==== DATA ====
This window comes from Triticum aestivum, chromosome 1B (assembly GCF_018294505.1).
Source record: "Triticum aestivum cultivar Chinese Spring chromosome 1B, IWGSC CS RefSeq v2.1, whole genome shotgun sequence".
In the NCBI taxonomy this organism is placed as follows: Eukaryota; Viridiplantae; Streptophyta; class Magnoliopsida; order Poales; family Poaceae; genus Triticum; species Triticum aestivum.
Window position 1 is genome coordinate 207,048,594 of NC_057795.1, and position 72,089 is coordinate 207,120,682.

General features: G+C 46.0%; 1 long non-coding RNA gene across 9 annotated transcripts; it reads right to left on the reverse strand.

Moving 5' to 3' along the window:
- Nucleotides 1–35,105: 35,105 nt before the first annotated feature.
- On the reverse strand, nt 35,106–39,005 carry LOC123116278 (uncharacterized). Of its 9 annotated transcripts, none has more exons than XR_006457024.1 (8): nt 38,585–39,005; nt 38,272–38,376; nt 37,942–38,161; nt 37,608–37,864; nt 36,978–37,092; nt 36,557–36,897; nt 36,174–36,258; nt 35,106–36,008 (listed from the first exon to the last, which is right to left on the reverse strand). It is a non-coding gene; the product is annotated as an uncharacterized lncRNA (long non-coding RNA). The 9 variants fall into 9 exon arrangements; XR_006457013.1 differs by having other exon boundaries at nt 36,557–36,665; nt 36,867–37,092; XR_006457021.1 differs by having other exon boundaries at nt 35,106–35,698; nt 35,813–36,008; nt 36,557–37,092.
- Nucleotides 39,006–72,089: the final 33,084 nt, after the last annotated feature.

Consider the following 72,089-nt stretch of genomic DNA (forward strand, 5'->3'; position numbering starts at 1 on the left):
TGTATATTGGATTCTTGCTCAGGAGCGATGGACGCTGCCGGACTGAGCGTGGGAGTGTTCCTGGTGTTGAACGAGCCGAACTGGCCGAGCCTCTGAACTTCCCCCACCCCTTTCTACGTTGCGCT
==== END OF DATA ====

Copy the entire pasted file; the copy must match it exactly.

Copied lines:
This window comes from Triticum aestivum, chromosome 1B (assembly GCF_018294505.1).
Source record: "Triticum aestivum cultivar Chinese Spring chromosome 1B, IWGSC CS RefSeq v2.1, whole genome shotgun sequence".
In the NCBI taxonomy this organism is placed as follows: Eukaryota; Viridiplantae; Streptophyta; class Magnoliopsida; order Poales; family Poaceae; genus Triticum; species Triticum aestivum.
Window position 1 is genome coordinate 207,048,594 of NC_057795.1, and position 72,089 is coordinate 207,120,682.

General features: G+C 46.0%; 1 long non-coding RNA gene across 9 annotated transcripts; it reads right to left on the reverse strand.

Moving 5' to 3' along the window:
- Nucleotides 1–35,105: 35,105 nt before the first annotated feature.
- On the reverse strand, nt 35,106–39,005 carry LOC123116278 (uncharacterized). Of its 9 annotated transcripts, none has more exons than XR_006457024.1 (8): nt 38,585–39,005; nt 38,272–38,376; nt 37,942–38,161; nt 37,608–37,864; nt 36,978–37,092; nt 36,557–36,897; nt 36,174–36,258; nt 35,106–36,008 (listed from the first exon to the last, which is right to left on the reverse strand). It is a non-coding gene; the product is annotated as an uncharacterized lncRNA (long non-coding RNA). The 9 variants fall into 9 exon arrangements; XR_006457013.1 differs by having other exon boundaries at nt 36,557–36,665; nt 36,867–37,092; XR_006457021.1 differs by having other exon boundaries at nt 35,106–35,698; nt 35,813–36,008; nt 36,557–37,092.
- Nucleotides 39,006–72,089: the final 33,084 nt, after the last annotated feature.

Consider the following 72,089-nt stretch of genomic DNA (forward strand, 5'->3'; position numbering starts at 1 on the left):
TGTATATTGGATTCTTGCTCAGGAGCGATGGACGCTGCCGGACTGAGCGTGGGAGTGTTCCTGGTGTTGAACGAGCCGAACTGGCCGAGCCTCTGAACTTCCCCCACCCCTTTCTACGTTGCGCT